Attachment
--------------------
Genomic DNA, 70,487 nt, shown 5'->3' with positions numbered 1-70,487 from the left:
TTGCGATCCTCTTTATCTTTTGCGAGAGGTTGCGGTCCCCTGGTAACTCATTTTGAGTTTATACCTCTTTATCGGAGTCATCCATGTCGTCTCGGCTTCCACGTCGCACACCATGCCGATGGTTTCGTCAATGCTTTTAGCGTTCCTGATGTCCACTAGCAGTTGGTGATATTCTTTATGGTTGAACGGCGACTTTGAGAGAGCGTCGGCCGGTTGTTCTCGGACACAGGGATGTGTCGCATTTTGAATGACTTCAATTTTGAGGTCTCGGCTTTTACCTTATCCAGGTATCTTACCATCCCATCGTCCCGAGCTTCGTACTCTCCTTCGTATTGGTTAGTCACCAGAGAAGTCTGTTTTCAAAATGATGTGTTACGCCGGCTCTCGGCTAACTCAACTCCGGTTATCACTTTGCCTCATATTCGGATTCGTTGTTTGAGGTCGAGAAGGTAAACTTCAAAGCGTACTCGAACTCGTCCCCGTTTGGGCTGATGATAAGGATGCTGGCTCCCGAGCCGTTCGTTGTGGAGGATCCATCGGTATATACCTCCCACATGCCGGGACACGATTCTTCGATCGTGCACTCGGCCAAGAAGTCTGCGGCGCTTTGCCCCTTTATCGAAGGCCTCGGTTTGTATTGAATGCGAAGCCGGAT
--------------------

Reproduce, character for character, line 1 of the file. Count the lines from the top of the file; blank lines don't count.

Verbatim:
Genomic DNA, 70,487 nt, shown 5'->3' with positions numbered 1-70,487 from the left: